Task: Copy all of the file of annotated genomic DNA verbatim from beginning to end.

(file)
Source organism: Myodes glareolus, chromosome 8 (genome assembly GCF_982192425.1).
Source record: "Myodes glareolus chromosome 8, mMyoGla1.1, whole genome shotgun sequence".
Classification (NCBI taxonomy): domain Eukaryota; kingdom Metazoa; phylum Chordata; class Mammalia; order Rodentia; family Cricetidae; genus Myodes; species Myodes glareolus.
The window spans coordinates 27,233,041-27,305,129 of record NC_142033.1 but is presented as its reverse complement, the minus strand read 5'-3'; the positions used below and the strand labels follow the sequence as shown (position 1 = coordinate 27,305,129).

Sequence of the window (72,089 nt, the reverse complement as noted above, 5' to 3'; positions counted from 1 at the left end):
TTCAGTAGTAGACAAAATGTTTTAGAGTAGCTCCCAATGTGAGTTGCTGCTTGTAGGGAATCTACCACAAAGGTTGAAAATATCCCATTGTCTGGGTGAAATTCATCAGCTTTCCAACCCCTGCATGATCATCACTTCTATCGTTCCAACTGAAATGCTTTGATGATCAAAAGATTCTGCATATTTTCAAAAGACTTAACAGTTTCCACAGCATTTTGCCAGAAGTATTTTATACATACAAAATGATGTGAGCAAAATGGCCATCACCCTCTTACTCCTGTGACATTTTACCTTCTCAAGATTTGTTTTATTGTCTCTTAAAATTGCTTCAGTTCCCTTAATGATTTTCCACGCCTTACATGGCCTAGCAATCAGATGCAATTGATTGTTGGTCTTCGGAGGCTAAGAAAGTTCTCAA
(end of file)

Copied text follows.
Source organism: Myodes glareolus, chromosome 8 (genome assembly GCF_982192425.1).
Source record: "Myodes glareolus chromosome 8, mMyoGla1.1, whole genome shotgun sequence".
Classification (NCBI taxonomy): domain Eukaryota; kingdom Metazoa; phylum Chordata; class Mammalia; order Rodentia; family Cricetidae; genus Myodes; species Myodes glareolus.
The window spans coordinates 27,233,041-27,305,129 of record NC_142033.1 but is presented as its reverse complement, the minus strand read 5'-3'; the positions used below and the strand labels follow the sequence as shown (position 1 = coordinate 27,305,129).

Sequence of the window (72,089 nt, the reverse complement as noted above, 5' to 3'; positions counted from 1 at the left end):
TTCAGTAGTAGACAAAATGTTTTAGAGTAGCTCCCAATGTGAGTTGCTGCTTGTAGGGAATCTACCACAAAGGTTGAAAATATCCCATTGTCTGGGTGAAATTCATCAGCTTTCCAACCCCTGCATGATCATCACTTCTATCGTTCCAACTGAAATGCTTTGATGATCAAAAGATTCTGCATATTTTCAAAAGACTTAACAGTTTCCACAGCATTTTGCCAGAAGTATTTTATACATACAAAATGATGTGAGCAAAATGGCCATCACCCTCTTACTCCTGTGACATTTTACCTTCTCAAGATTTGTTTTATTGTCTCTTAAAATTGCTTCAGTTCCCTTAATGATTTTCCACGCCTTACATGGCCTAGCAATCAGATGCAATTGATTGTTGGTCTTCGGAGGCTAAGAAAGTTCTCAA